Not even Williams’ mental state was considered a mitigating factor. “This recurring explosion of bile,” wrote Post columnist Steve Dunleavy, “must be locked in solitary confinement until God condones a cure for the scourge or calls on Williams to breathe his last.” More merciful souls were willing to settle for charges of attempted murder, but as it stands, Williams is likely to face a count of assault for each woman he allegedly infected (the prosecution hopes to prove its case through DNA analysis of the virus), along with reckless endangerment for each sex partner whom he didn’t inform that he had HIV. And that’s only the start. When the New York State Legislature convenes in January, a bill will be introduced creating a new crime, with penalties of up to 15 years: Aggravated reckless endangerment, a charge meant to apply to knowingly exposing someone to HIV. Nearly half the states already have similar laws on the books. They are applied selectively, against minorities, prisoners and people with HIV whose sex partners drag them into court.
As the epidemic broadens to include more women—especially those under 25—issues that never arose when AIDS was considered a “gay plague” are coming home to roost. One is sexism, and the sense of privilege that makes some men think they don’t have to protect their partners. Another is the acting out of male rage against women by infecting them. These problems are very real—and very easy to manipulate. Indeed, they are now being used as a pretext to criminalize the mere act of making love when one partner has HIV.
This crusade is at the heart of why Williams has become such a media symbol. His rap sheet and his race gave the press an excuse to hurl the rhetoric of savage violation at something far more complicated: Unsafe sex as an expression of denial. Williams says he didn’t believe he had HIV. He convinced himself that health workers were lying in order to get him to stop dating white girls. But his partners, too, must have believed they were immune. And adrift in that same sea of oblivion were their parents and teachers: Condoms are not available in Chautauqua County schools, and the “c” word cannot even be uttered until the eighth grade, yet Williams’ youngest partner was 13. He ought to stand trial for child abuse. But the criminal model doesn’t fit the complexities of sex between consenting adults. There can be no “perpetrator” of these acts—only mutual responsibility.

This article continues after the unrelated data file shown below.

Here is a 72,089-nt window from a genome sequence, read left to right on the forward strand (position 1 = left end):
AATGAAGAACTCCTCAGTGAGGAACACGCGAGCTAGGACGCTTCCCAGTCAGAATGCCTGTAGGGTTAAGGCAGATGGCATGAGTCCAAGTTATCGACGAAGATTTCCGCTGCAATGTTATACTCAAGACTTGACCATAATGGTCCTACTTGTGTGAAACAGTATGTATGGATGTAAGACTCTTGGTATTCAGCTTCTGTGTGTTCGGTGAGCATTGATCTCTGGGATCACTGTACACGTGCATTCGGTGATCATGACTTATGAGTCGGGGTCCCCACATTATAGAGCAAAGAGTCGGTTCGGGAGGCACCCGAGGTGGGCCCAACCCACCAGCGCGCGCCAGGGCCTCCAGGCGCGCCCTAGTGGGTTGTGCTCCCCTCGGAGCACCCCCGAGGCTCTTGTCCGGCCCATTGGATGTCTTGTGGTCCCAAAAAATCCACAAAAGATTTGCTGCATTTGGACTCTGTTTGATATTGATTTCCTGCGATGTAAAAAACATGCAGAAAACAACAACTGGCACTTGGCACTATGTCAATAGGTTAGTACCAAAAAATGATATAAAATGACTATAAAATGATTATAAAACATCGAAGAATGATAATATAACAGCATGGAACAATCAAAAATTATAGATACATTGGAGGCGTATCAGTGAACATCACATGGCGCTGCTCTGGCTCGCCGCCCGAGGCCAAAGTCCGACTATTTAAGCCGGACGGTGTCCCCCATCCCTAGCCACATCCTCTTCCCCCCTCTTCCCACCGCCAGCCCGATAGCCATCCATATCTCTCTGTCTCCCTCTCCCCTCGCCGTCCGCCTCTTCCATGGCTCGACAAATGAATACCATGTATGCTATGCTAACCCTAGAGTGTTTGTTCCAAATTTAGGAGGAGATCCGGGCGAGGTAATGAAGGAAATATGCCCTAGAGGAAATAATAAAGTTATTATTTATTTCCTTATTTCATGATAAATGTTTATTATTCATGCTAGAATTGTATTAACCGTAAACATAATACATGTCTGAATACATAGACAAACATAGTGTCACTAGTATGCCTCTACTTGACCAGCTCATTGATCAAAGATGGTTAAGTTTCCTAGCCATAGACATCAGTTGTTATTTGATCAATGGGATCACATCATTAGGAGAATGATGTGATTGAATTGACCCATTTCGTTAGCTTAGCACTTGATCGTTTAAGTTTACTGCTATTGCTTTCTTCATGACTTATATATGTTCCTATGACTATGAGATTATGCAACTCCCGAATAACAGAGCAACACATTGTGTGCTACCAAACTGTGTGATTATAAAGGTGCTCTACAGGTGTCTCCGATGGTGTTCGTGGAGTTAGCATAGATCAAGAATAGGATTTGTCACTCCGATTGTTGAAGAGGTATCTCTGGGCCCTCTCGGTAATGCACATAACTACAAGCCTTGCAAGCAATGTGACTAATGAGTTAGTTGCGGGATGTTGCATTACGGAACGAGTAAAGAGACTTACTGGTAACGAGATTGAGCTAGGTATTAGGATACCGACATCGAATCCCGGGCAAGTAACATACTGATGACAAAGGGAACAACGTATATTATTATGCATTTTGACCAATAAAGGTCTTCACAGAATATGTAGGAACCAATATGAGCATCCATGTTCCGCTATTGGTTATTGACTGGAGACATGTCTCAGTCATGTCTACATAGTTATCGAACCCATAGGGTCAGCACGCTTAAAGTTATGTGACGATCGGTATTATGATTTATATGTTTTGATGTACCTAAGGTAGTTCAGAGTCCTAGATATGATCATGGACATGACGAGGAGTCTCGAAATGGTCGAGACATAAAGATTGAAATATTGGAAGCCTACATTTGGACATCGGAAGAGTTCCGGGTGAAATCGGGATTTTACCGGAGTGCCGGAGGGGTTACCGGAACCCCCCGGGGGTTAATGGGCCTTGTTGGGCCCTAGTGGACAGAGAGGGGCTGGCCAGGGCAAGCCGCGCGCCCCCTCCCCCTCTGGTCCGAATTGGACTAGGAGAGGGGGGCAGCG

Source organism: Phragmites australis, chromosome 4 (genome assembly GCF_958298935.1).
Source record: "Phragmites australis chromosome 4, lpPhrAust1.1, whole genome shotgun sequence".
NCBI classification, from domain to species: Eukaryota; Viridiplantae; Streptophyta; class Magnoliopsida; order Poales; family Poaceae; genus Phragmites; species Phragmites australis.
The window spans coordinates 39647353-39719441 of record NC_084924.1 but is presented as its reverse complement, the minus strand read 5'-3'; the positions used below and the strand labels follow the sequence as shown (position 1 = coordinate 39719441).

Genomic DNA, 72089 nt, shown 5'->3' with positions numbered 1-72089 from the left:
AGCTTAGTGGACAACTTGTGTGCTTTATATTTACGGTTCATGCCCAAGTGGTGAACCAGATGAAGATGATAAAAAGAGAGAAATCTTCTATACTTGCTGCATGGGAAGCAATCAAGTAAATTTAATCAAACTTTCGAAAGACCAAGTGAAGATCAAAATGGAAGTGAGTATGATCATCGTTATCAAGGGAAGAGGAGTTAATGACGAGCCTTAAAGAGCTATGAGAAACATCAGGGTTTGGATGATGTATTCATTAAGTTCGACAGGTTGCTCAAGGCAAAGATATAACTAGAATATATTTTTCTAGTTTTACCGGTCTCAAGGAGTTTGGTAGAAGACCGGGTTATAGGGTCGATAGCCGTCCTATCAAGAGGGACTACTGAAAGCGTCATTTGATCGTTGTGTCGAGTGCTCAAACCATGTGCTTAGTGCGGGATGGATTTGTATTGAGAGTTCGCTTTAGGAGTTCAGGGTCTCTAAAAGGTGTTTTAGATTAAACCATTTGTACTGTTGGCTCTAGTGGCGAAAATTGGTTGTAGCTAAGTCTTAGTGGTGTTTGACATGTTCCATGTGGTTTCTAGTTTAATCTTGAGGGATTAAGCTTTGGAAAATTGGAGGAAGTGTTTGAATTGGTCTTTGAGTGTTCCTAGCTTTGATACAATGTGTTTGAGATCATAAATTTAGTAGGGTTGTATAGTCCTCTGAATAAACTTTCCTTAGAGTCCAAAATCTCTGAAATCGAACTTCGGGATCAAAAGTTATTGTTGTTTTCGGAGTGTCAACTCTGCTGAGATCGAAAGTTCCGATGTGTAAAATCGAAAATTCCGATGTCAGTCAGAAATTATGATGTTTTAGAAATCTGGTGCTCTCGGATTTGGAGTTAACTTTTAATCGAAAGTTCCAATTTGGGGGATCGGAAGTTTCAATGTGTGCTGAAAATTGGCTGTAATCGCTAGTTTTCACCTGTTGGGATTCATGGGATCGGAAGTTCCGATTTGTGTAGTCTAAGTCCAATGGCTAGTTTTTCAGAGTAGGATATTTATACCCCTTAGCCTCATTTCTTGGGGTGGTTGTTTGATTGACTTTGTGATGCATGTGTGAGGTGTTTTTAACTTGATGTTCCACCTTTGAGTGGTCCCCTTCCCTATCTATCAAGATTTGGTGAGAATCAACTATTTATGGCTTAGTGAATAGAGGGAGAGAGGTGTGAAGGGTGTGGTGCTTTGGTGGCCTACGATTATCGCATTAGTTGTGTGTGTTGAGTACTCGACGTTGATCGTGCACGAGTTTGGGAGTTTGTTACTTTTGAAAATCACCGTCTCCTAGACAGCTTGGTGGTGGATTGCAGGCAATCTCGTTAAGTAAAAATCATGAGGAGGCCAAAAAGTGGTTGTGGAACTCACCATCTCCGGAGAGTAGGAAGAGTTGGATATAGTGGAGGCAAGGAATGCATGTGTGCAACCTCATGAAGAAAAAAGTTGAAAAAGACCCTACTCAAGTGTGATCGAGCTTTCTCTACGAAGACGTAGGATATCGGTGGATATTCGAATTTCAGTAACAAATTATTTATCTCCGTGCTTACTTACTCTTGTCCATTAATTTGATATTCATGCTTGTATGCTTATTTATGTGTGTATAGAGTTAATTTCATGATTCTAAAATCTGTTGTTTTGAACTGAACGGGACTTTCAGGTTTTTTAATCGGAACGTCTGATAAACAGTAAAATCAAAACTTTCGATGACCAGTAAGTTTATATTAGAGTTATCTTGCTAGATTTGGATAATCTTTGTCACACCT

The time is coming when we will have to defend that concept, not just because it involves an important principle of sexual freedom, but because it is the fundament of AIDS prevention. No law—short of mass confinement, Cuban-style—can either prevent people who are sexually active from running into the virus or absolve us of the obligation to protect ourselves. To pretend otherwise is to maintain an illusion of safety that only allows the epidemic to spread. This is the harsh lesson the gay community is struggling to learn, and it must be taught to a whole new group of vulnerable Americans: To women—and girls—who think their race, class or lifestyle renders them immune.
It’s hard to make this case in such a puritanical time. But if we do not, the panics will continue, even harsher laws will be passed, and people with HIV will be in the position of having to prove their innocence against a presumption of guilt. Even worse, though, is the consequence of blaming the “AIDS Monster” rather than exhorting each individual to accept responsibility. There is no safe space against HIV except in the commitment to protect your partners and yourself, and that is something no law can enforce.